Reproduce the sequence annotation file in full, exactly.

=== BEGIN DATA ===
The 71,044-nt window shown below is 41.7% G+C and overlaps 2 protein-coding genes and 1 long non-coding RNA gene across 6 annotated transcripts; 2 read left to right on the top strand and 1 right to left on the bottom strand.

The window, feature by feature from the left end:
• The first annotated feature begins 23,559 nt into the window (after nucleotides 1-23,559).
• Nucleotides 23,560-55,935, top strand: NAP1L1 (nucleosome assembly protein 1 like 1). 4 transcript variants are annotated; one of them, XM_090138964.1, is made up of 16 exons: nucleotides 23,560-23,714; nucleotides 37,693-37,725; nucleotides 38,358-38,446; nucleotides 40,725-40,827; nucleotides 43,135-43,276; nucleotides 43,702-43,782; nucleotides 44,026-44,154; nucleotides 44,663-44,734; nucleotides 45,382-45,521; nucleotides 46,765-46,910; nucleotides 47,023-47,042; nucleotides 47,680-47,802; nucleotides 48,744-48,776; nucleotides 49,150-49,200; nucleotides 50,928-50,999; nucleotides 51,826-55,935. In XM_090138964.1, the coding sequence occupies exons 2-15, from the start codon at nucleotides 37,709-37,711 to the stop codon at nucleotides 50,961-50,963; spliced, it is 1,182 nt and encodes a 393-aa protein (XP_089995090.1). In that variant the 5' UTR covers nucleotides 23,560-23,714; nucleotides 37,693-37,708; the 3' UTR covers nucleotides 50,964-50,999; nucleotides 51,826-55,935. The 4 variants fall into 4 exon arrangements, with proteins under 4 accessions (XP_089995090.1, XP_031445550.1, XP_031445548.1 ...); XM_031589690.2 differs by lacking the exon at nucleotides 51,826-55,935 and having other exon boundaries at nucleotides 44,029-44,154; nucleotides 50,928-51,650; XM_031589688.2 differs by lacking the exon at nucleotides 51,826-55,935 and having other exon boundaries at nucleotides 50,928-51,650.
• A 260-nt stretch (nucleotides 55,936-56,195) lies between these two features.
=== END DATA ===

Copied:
The 71,044-nt window shown below is 41.7% G+C and overlaps 2 protein-coding genes and 1 long non-coding RNA gene across 6 annotated transcripts; 2 read left to right on the top strand and 1 right to left on the bottom strand.

The window, feature by feature from the left end:
• The first annotated feature begins 23,559 nt into the window (after nucleotides 1-23,559).
• Nucleotides 23,560-55,935, top strand: NAP1L1 (nucleosome assembly protein 1 like 1). 4 transcript variants are annotated; one of them, XM_090138964.1, is made up of 16 exons: nucleotides 23,560-23,714; nucleotides 37,693-37,725; nucleotides 38,358-38,446; nucleotides 40,725-40,827; nucleotides 43,135-43,276; nucleotides 43,702-43,782; nucleotides 44,026-44,154; nucleotides 44,663-44,734; nucleotides 45,382-45,521; nucleotides 46,765-46,910; nucleotides 47,023-47,042; nucleotides 47,680-47,802; nucleotides 48,744-48,776; nucleotides 49,150-49,200; nucleotides 50,928-50,999; nucleotides 51,826-55,935. In XM_090138964.1, the coding sequence occupies exons 2-15, from the start codon at nucleotides 37,709-37,711 to the stop codon at nucleotides 50,961-50,963; spliced, it is 1,182 nt and encodes a 393-aa protein (XP_089995090.1). In that variant the 5' UTR covers nucleotides 23,560-23,714; nucleotides 37,693-37,708; the 3' UTR covers nucleotides 50,964-50,999; nucleotides 51,826-55,935. The 4 variants fall into 4 exon arrangements, with proteins under 4 accessions (XP_089995090.1, XP_031445550.1, XP_031445548.1 ...); XM_031589690.2 differs by lacking the exon at nucleotides 51,826-55,935 and having other exon boundaries at nucleotides 44,029-44,154; nucleotides 50,928-51,650; XM_031589688.2 differs by lacking the exon at nucleotides 51,826-55,935 and having other exon boundaries at nucleotides 50,928-51,650.
• A 260-nt stretch (nucleotides 55,936-56,195) lies between these two features.